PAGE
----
I have to go to this conference next month.
Man, I can’t skip the committee meeting tonight.
I have so much I have to get done around the house.
Have you ever stopped to pay attention to how many “have to’s” there are in your life? If you’re like most people, your brain is crowded with an ongoing list of obligations, commitments, and appointments that leave you feeling trapped. No matter how much you may want to, you feel like you can’t make real changes in your life because there just isn’t any margin to do anything new or different.
What if I told you that all those things you “have to do” are actually a series of choices? That you can change those choices and make dramatic improvement in your level of satisfaction? At first you might think I was a little bit crazy, but the truth is, almost everything we do is a choice.
We choose to respond to emails, and when and how we do so. We choose to pay our bills on time, or not, and join committees, and how much we participate. We even choose to pay our taxes. There are consequences for each of these choices – some of them intended and some unintended. If we change our choice, we may change the consequence. Sometimes the change is positive and sometimes it’s negative. Some consequences might be extremely severe, like going to prison for tax evasion. But, at the end of the day, each choice is still ours to make.
Having Choices Changes Things
At this point, you might be saying, “Everything’s a choice, so what?”
If the things you do (and don’t do) are choices, you always have the power to choose differently. Just recognizing that fact allows you to evaluate the choices you’re making in a new light. You free yourself to determine if what you’re doing is really working for you.
If it isn’t, rather than feeling trapped by your circumstances, you’ll be open to all new possibilities. Creative solutions that have evaded you in the past will suddenly appear as no-brainers. Don’t believe me? Take a recent example from one of my clients…
This woman, a busy professional with a demanding career and young child, was increasingly frustrated that she “had to do everything” around the house in the evenings, including her husband’s laundry.
“What if you didn’t do it?” I asked.
“I have to,” she said. “If I didn’t, he wouldn’t have anything to wear because he wouldn’t do it.”
“So, you’re choosing to do it so he will have something to wear.”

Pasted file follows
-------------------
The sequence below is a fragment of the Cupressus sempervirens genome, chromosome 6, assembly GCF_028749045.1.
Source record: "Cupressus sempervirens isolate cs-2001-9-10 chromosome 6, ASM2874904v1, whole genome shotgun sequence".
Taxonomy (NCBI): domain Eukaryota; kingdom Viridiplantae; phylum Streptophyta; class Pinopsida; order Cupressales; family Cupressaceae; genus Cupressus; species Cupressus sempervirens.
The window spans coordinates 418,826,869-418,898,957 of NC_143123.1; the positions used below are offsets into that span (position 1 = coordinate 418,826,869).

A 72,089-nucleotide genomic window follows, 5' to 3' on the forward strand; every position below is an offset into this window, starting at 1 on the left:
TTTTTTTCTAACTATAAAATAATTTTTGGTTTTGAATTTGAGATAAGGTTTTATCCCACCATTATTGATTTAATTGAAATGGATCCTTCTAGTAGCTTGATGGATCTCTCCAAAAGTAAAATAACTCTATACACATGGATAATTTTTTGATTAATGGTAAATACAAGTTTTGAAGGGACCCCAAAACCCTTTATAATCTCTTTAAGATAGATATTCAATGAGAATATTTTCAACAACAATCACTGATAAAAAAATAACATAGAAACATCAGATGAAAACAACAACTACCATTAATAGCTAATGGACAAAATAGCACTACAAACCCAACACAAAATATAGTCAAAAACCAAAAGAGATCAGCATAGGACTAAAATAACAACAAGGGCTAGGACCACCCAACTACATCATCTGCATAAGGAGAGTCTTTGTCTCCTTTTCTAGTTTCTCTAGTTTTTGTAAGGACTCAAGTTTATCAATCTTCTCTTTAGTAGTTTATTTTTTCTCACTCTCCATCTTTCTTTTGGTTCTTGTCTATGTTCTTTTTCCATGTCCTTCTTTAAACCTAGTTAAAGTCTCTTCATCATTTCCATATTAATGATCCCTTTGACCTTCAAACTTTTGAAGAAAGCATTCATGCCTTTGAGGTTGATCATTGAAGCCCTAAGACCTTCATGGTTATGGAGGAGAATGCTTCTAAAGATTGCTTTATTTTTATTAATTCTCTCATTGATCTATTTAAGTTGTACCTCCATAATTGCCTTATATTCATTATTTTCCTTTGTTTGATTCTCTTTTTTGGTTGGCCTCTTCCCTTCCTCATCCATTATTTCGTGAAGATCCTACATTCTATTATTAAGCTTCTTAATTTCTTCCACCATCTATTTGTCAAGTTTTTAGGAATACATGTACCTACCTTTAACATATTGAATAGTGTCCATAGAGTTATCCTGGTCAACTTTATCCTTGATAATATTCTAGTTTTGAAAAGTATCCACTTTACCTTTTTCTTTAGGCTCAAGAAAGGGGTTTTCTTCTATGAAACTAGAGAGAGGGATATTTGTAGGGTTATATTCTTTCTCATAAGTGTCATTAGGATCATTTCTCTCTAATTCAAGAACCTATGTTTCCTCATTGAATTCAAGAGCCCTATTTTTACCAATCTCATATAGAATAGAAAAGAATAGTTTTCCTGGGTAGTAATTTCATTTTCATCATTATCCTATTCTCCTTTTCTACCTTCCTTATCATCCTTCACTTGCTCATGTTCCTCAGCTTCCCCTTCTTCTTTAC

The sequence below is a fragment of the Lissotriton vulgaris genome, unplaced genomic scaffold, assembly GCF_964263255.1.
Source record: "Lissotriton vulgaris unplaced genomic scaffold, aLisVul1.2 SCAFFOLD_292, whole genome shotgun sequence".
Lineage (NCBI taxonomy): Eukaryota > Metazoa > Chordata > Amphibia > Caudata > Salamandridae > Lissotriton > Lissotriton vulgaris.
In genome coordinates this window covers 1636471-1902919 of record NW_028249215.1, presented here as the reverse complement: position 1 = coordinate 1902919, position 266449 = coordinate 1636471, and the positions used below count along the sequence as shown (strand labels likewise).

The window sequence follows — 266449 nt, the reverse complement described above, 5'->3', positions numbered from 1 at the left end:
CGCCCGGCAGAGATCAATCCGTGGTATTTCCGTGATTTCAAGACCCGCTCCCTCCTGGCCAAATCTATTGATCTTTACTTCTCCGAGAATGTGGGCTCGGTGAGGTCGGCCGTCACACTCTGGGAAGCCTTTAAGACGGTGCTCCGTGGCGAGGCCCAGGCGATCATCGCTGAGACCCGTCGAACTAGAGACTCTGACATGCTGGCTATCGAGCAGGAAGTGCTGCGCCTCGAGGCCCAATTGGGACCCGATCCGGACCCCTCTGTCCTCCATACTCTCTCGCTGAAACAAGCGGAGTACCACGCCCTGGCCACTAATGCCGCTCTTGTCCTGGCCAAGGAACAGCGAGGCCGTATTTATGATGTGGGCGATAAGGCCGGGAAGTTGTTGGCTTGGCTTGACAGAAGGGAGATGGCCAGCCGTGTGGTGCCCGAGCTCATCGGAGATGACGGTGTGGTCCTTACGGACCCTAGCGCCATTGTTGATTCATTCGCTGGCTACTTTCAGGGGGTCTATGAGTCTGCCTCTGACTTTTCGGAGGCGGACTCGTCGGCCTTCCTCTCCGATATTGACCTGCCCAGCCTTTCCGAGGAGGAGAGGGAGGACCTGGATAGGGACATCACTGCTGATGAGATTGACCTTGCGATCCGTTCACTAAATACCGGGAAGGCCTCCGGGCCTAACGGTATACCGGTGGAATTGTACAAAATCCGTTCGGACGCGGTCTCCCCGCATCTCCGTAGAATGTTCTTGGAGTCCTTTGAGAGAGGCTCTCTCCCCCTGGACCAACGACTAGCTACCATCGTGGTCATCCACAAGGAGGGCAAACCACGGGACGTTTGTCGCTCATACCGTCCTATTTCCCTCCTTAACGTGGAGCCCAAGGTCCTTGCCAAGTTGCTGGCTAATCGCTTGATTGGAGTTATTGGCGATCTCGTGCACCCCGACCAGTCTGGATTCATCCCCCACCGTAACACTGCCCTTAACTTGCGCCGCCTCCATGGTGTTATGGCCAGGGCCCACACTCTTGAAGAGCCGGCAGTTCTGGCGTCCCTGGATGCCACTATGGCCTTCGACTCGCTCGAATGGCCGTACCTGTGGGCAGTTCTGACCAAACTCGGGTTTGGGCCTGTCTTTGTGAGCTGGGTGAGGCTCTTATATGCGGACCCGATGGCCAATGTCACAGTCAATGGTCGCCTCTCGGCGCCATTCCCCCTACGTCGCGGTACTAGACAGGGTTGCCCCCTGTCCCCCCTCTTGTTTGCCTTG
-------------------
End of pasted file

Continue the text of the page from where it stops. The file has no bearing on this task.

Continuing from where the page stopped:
“Is that a choice that’s working for you?”
“No. I’m angry and resentful. I’m tired. I’ve had it.”
I asked her to look for another choice she could make in her life that might lead to a better result for her (and her family). When we spoke next, I could tell she was excited.
“Guess what? When I realized it was my choice to do the laundry, and that I really want to keep doing it as part of my contribution to the family, I was able to see a clear solution. I bought more shirts. Now my husband doesn’t have to do without and I don’t have to feel rushed or exhausted during the week. I can do the laundry on the weekend when I feel more relaxed. I can’t believe I didn’t see this before!”
You might choose a different solution than she did. That’s part of the beauty of recognizing the power of choice – the results are totally individualized.
You may also discover that you wouldn’t really change the choices you’re currently making. For instance, I do certain things in my life because they matter to me, like maintaining an orderly home, responding to emails promptly, and participating on several committees and boards. When I feel trapped by the choices, or fall into the trap of thinking “I have to” do them, I remind myself I can choose differently if I want. When I choose to keep going the same way, I remind myself why and find my motivation renewed.
Try It for Yourself
We all feel trapped, overwhelmed or frustrated from time to time, but it’s up to us to make the changes necessary to get ourselves unstuck. Why not try it now? Identify one area of your life where you feel stuck or hopeless. See if you can identify the choices you’re making in those areas. Ask yourself if you want to make a different choice, or if you just need to remember why you made this choice in the first place. If you want to make a change, begin to imagine what would be possible if you chose differently.
Our lives are a series of choices and the results of those choices. To make lasting change, start by making small adjustments to the choices you make each day.